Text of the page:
The Commission was always determined to include tax provisions in the Statute. The relevant articles in the original proposal of 1970 were very complete. In the 1989 proposal, these comprehensive rules were reduced to just one provision on the taxation of the permanent establishments of the SE. In the negotiations running up to the final agreement on the statute, however, even this reference was removed. Member States considered that the tax questions relating to the SE should be considered separately.
This leaves the SE-Statute without any tax rules. This is a rather unfortunate situation, which I regret very much. Clearly, the lack of appropriate tax rules significantly reduces the practical attractiveness of the European Company Statute. Business representatives emphasise this quite forcefully.
I can however assure you that the Commission will not remain inactive. The first thing to do now is to make sure that the creation of the European Company by businesses as from 8 October 2004 will not be hampered by tax problems. For this purpose it is essential that the SE will in future fall under the scope of the Tax Merger Directive.
My services are currently preparing a proposal for the amendment of this directive. The European Company should of course be included in its scope so that businesses will be able to set up a European Company in a tax neutral way, without inappropriate taxation of capital gains. Similarly, the scope of the other tax directives and notably of the parent/subsidiary directive will have to be extended so as to include the SE. We plan to come forward with appropriate legislative initiatives next year.
The reform of the merger directive also provides a very good opportunity to devise appropriate tax rules for the transfer of the registered office of a European Company from one Member State to another. If a SE transfers its seat to another Member State but leaves its assets behind connected with a permanent establishment in the original Member State there is no reason to tax the related capital gains or "'hidden reserves".
Moreover, I should like to stress that the SE will of course also benefit from the various Commission initiatives on company taxation in general, in particular in the thorny field of transfer pricing.
In a more long-term perspective there is finally the issue of granting the European Company Statute a proper EU tax regime of its own. Industry federations at EU level and many individual representatives strongly advocate such an EU tax regime for the SE.
Although we are fully aware of the difficulties involved, the Commission is receptive to this plea. In particular, I believe that the long-term general objective of providing companies with a common consolidated tax base for their EU-wide activities could be usefully tested with the SE. As you know, the Commission is convinced that such a tax base is the way forward for tackling the various and complex tax obstacles, which still hamper businesses in the Internal Market.
At the "European Conference on Company Taxation", organised by the Commission in late April this year, the idea of a European Company pilot scheme met with considerable support. The positions taken by the Economic and Social Committee and by the European Parliament also show an opening to this idea. Even some Member States have signalled to us that they are interested in pursuing this idea.
The comprehensive study on company taxation carried out by my services last year presents, among many other things, a detailed analysis of various models for such a common consolidated tax base. My services are now looking into the more concrete questions linked to such an admittedly ambitious project.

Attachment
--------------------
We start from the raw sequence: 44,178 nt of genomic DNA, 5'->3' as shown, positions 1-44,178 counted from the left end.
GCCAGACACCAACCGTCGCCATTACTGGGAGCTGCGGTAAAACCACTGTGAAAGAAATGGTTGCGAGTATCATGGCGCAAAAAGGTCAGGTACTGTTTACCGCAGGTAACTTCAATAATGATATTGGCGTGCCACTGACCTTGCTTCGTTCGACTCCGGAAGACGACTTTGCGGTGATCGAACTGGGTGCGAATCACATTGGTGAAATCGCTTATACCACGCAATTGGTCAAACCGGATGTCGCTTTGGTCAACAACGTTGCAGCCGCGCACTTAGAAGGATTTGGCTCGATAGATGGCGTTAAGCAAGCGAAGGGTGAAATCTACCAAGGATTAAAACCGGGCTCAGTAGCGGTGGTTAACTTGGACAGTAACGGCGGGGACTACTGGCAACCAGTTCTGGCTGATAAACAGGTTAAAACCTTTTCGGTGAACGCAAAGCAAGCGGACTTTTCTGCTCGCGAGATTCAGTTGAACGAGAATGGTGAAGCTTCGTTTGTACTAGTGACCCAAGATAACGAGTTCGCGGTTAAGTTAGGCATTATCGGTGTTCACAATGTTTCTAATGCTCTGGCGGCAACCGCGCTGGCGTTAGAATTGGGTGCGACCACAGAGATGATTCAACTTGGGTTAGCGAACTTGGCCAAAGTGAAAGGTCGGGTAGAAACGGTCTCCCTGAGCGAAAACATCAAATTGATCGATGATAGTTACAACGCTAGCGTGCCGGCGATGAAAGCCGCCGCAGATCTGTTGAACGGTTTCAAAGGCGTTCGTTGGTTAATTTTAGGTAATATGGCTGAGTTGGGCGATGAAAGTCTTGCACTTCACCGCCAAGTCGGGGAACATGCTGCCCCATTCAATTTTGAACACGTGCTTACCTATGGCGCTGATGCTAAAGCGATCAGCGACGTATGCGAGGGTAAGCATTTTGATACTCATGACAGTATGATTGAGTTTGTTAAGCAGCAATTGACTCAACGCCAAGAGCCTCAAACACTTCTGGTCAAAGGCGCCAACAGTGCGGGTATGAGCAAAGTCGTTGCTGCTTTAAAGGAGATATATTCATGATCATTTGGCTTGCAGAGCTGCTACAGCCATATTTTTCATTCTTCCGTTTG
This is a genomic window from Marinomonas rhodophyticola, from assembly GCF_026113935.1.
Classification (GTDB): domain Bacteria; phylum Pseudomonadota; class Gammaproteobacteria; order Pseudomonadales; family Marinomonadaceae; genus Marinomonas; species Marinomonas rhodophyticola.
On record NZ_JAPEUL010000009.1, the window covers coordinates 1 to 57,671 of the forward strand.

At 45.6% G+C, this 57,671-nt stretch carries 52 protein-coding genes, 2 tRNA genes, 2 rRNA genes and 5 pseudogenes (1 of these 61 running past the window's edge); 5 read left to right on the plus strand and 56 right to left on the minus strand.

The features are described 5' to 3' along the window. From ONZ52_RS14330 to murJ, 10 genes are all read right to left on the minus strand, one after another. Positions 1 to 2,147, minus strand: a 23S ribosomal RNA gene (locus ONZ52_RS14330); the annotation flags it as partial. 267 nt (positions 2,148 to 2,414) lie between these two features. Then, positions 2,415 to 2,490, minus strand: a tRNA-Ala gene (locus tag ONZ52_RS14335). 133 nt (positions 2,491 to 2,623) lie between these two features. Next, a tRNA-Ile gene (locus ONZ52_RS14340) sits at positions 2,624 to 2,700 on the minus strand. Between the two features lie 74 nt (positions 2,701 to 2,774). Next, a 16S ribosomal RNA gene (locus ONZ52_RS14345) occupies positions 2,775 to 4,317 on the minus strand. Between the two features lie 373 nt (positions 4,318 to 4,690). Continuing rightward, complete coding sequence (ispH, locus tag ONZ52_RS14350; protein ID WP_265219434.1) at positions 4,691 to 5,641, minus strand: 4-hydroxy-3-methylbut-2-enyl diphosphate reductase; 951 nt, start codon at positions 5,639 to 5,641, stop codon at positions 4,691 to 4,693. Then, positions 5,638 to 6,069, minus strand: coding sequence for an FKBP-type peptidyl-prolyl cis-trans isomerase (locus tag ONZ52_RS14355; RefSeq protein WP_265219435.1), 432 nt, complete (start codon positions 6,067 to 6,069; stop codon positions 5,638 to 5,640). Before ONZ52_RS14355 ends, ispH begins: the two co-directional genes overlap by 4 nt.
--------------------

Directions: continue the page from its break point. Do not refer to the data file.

There are genuinely new and very complex issues to be faced. Let me just mention one: How should the common EU tax base be determined? It is sometimes said that a common EU tax base could be easily derived from the International Accounting Standards, which will be, as from 2005, binding for the consolidated accounts of all listed EU companies. But as always, the devil is in the detail and it seems quite clear that the IAS can, if ever, only form a basic starting point for developing EU tax base rules.
This brings me to the related area of accounting rules.
Accounting is clearly not the most important part of the Regulation. In fact, only two Articles of the Regulation deal with accounting. The same principle, that we have seen in other areas, also applies here: for its accounting, the European Company is subject to the law of the Member State in which it has its registered office.
However, since the adoption of the Regulation of 19 July 2002, all listed EU companies must prepare their consolidated accounts in accordance with International Accounting Standards (IAS) from 2005 onwards. This requirement also applies to those European Companies whose securities are admitted to trading on a regulated market in a Member State. Member States might even go a step further and extend this requirement to an unlisted European Company or to the annual accounts of the European Company.
One might regret that it was not possible to develop a uniform accounting regime for the Societas Europaea. However, our recent proposal to modernise the Accounting Directives will give Member States the possibility to amend their national accounting legislation in a manner which brings it closer to IAS. To the extent that Member States make use of this possibility, the European Company will also benefit from this.
After a long and sinuous legislative adventure of some thirty-four years, the European Company is now about to become a reality. Its birth has been a long and painstaking process. The result could have been more to the taste of some, but it is now for the users of the European Company to make it a definite success. Company forms can live extremely long: the Dutch East India company of the XVIIth century is often quoted as being the ancestor of the modern public limited liability company. I can only wish a similar development for the European Company!